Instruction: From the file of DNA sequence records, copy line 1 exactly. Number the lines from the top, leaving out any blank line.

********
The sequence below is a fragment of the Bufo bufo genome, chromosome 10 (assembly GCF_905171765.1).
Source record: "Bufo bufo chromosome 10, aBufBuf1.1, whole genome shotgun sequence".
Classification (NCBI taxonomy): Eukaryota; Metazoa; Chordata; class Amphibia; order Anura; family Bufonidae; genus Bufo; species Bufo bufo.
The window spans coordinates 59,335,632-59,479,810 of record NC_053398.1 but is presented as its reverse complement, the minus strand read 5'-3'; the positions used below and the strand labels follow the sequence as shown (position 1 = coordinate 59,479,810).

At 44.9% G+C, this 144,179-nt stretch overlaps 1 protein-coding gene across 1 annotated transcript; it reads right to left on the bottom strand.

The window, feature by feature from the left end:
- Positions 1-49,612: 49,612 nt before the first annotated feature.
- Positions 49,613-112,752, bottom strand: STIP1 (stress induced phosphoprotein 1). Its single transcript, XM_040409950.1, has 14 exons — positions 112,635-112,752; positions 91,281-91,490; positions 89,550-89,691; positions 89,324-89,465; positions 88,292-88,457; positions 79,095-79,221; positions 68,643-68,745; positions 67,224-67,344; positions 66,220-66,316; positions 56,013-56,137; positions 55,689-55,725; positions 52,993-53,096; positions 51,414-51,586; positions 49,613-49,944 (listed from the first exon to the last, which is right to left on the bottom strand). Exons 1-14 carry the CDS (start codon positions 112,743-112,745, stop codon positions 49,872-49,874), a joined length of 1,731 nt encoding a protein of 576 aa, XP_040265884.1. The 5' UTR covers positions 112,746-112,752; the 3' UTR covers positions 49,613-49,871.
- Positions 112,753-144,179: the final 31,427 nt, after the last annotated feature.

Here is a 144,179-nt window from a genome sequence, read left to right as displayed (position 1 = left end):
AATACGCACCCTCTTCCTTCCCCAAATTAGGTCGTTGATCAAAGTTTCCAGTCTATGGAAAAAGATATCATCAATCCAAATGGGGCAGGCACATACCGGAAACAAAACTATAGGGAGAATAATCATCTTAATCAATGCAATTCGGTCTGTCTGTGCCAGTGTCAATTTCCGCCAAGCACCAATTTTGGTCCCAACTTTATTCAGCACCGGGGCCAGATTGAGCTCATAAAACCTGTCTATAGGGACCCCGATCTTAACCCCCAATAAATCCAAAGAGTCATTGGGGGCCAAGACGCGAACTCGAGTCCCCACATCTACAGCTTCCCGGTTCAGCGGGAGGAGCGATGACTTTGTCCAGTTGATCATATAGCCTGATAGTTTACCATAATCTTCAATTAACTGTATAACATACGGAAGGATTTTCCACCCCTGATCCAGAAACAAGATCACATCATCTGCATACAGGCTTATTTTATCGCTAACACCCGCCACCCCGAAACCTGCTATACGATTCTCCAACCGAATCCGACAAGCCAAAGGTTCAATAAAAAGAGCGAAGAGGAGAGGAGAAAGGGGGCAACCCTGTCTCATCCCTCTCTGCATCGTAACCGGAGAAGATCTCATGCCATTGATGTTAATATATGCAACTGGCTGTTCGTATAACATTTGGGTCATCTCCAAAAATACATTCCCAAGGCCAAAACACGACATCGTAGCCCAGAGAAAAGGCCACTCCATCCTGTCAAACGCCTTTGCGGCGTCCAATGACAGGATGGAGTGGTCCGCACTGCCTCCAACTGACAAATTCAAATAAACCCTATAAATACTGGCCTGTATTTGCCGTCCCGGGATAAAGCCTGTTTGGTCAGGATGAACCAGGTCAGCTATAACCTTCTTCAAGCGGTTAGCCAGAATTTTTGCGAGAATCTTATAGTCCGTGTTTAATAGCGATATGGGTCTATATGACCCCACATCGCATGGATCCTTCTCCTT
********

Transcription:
The sequence below is a fragment of the Bufo bufo genome, chromosome 10 (assembly GCF_905171765.1).